Monday, July 26, 2010
Central Library at Edinburgh
Our tour at the Central Library at Edinburgh was filled with information about the different departments within the library. First, Allison presented information about the Library Development of Digitization (Digital Library). The Virtual Library was developed only a year ago. It provides 24/7 availability and brings e-services together. Their upcoming project are downloadable e-books. The library has discovered that patrons are wanting more online resources, rather than searching through the reference section. Your Edinburgh is a community website on the library's main page. The focus is providing information that people really need. The webpage also has a photo collection, which consists of 3,500 photographs. The Images of Edinburgh shows how the city has changed over the years. 2,000 patrons are subscribed to the e-newsletter. This is a great tool for patrons to know what is going on in the library. The library also has a Wordpress blog, Tales of One City, which promotes the library. They post daily. Twitter is also a very effective way of communicating and monitoring what patrons say about the library.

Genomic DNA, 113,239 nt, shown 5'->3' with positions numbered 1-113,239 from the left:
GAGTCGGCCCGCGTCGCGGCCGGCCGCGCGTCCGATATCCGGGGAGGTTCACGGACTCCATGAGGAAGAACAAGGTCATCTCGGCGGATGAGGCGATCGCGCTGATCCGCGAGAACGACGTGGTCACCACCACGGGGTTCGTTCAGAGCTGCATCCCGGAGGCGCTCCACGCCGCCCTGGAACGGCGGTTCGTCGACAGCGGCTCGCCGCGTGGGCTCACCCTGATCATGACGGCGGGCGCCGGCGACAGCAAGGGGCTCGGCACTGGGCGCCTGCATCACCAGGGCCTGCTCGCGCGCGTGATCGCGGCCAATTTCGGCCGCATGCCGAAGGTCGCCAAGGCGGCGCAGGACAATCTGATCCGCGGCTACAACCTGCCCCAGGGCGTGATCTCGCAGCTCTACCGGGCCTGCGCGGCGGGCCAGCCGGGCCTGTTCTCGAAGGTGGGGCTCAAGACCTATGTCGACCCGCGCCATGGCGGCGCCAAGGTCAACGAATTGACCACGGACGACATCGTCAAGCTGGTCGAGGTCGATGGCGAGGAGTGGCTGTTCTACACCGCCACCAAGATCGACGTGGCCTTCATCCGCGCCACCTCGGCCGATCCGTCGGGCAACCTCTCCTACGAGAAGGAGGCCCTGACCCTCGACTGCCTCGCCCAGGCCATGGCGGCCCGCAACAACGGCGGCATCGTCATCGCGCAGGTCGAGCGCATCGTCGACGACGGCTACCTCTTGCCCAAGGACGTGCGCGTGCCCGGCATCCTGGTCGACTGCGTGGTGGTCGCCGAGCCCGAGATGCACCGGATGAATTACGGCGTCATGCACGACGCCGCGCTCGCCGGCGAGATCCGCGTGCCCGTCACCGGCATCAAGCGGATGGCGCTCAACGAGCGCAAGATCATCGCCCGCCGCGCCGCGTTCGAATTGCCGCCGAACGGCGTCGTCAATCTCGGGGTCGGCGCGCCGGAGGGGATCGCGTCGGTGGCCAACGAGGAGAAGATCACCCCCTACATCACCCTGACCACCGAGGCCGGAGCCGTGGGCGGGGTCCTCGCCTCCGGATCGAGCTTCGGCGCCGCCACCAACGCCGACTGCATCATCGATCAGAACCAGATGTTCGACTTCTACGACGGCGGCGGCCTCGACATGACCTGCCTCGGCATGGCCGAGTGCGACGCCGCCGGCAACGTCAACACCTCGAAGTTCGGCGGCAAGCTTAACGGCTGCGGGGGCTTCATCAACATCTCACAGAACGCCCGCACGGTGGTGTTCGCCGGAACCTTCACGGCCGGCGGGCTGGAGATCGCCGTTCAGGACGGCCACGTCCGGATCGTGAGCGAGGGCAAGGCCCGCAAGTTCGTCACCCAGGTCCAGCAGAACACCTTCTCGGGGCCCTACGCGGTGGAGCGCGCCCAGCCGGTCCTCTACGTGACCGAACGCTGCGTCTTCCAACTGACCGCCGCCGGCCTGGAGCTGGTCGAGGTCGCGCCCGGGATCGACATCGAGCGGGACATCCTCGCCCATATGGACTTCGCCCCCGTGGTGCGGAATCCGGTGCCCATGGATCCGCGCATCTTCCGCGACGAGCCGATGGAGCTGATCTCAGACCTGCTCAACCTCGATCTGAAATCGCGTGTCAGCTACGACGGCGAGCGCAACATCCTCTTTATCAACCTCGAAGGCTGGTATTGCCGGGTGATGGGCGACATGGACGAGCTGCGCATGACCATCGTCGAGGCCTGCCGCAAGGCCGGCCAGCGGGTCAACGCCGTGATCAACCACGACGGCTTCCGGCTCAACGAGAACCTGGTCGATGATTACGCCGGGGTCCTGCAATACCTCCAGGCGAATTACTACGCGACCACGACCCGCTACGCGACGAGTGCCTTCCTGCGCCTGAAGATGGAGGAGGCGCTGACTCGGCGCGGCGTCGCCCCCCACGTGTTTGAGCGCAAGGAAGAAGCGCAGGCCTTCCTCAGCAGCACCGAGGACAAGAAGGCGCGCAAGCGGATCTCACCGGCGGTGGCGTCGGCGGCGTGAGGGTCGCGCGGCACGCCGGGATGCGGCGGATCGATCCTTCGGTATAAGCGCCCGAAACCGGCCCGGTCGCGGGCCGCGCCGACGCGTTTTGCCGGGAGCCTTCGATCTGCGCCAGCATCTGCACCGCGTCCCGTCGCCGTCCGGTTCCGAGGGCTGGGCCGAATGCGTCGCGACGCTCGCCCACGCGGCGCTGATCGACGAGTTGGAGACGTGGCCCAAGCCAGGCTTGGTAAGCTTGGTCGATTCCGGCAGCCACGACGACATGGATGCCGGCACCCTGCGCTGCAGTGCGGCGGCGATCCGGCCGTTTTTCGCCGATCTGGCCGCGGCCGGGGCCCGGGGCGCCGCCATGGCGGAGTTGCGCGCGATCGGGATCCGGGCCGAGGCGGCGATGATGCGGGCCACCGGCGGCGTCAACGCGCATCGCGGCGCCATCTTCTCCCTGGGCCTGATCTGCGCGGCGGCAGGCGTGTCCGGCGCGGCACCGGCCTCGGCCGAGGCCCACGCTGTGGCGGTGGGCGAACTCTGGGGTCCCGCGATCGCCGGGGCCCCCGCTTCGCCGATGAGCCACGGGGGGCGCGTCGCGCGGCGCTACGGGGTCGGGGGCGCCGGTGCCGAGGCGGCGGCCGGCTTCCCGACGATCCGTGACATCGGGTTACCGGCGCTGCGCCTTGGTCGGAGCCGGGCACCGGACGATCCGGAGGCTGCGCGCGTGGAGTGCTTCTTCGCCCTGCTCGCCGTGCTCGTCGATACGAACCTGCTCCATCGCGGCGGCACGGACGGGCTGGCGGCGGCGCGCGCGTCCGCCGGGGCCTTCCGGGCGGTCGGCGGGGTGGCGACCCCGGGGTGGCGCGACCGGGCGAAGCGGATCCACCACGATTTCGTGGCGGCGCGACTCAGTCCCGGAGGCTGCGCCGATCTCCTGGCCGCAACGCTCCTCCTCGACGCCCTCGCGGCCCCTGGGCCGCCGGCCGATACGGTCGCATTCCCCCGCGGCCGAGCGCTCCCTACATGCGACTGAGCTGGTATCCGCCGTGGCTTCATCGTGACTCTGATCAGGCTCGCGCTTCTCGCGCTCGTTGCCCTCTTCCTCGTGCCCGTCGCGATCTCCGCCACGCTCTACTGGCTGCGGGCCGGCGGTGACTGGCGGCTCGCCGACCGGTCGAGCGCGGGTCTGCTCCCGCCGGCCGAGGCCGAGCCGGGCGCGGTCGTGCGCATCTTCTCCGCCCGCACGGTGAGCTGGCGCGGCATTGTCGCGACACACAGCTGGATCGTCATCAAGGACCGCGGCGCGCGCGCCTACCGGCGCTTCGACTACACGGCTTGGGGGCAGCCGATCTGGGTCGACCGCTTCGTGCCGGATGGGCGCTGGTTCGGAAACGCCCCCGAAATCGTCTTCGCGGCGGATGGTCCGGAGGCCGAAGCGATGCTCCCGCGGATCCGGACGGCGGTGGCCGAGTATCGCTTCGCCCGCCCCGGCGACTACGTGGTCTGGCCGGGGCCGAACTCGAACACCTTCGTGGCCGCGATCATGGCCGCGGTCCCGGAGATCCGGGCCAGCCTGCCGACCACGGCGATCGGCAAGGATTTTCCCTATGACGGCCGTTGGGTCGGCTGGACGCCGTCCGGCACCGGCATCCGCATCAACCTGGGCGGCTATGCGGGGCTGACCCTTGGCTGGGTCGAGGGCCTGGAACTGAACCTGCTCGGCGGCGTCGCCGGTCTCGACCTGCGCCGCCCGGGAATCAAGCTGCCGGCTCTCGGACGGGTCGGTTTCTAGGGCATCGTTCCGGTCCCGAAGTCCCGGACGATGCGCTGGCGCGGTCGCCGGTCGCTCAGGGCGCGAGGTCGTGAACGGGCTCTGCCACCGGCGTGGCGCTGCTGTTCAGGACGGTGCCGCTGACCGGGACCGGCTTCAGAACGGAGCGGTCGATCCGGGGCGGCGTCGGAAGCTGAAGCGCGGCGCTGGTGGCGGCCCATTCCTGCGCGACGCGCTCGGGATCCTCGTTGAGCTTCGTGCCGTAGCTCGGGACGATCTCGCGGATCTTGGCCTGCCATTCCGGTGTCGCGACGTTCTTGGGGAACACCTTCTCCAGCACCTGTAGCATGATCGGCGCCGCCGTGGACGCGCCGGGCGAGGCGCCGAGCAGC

Annie Bell and Colin discussed the Reader Development department. The purpose of this department is engaging with readers, and learning how to expound their reading and library experience. They have author events. Author events are usually once a month, between 150-180 people attend, and the writers are generally Scottish. "Crime in the City" was a crime themed author month where different crime authors went around the city, promoting their books. Reading groups are very popular within the 26branches of the library at Edinburgh. There are over 100 reading groups, but most are private. Another program that has been implemented is Read A Loud, which consists of reading poetry and showing photos to the elderly. There are 5 care homes in Edinburgh that participate.
Karen talked about conservation and special collections. The collection dates back from the 15th century to present. Their preservation is usually done outside the library by conservators. The trouble with conservation is money. It costs 500£ to de-acidify a book. Karen's advice is to always justify your decisions when it comes to conserving.